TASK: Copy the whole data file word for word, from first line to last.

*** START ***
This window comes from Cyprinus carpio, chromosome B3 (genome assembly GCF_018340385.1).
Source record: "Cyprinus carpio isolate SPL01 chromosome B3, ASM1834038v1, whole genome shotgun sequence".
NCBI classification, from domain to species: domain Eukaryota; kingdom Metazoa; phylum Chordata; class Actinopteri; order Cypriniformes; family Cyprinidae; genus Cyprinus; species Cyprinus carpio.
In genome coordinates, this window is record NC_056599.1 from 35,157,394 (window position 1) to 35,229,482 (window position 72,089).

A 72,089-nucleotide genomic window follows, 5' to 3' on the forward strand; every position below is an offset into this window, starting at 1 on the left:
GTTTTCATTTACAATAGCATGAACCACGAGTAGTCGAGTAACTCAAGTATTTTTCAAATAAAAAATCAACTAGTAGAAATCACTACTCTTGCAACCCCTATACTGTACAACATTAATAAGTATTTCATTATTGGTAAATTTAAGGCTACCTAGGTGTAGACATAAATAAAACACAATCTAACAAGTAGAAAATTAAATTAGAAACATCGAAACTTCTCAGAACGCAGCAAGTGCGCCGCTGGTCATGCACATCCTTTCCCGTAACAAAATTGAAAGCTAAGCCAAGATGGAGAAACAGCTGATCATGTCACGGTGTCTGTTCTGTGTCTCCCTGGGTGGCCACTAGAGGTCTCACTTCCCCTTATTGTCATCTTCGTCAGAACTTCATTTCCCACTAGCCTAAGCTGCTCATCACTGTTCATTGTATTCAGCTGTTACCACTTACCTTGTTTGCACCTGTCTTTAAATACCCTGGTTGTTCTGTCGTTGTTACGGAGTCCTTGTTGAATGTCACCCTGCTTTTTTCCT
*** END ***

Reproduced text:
This window comes from Cyprinus carpio, chromosome B3 (genome assembly GCF_018340385.1).
Source record: "Cyprinus carpio isolate SPL01 chromosome B3, ASM1834038v1, whole genome shotgun sequence".
NCBI classification, from domain to species: domain Eukaryota; kingdom Metazoa; phylum Chordata; class Actinopteri; order Cypriniformes; family Cyprinidae; genus Cyprinus; species Cyprinus carpio.
In genome coordinates, this window is record NC_056599.1 from 35,157,394 (window position 1) to 35,229,482 (window position 72,089).

A 72,089-nucleotide genomic window follows, 5' to 3' on the forward strand; every position below is an offset into this window, starting at 1 on the left:
GTTTTCATTTACAATAGCATGAACCACGAGTAGTCGAGTAACTCAAGTATTTTTCAAATAAAAAATCAACTAGTAGAAATCACTACTCTTGCAACCCCTATACTGTACAACATTAATAAGTATTTCATTATTGGTAAATTTAAGGCTACCTAGGTGTAGACATAAATAAAACACAATCTAACAAGTAGAAAATTAAATTAGAAACATCGAAACTTCTCAGAACGCAGCAAGTGCGCCGCTGGTCATGCACATCCTTTCCCGTAACAAAATTGAAAGCTAAGCCAAGATGGAGAAACAGCTGATCATGTCACGGTGTCTGTTCTGTGTCTCCCTGGGTGGCCACTAGAGGTCTCACTTCCCCTTATTGTCATCTTCGTCAGAACTTCATTTCCCACTAGCCTAAGCTGCTCATCACTGTTCATTGTATTCAGCTGTTACCACTTACCTTGTTTGCACCTGTCTTTAAATACCCTGGTTGTTCTGTCGTTGTTACGGAGTCCTTGTTGAATGTCACCCTGCTTTTTTCCT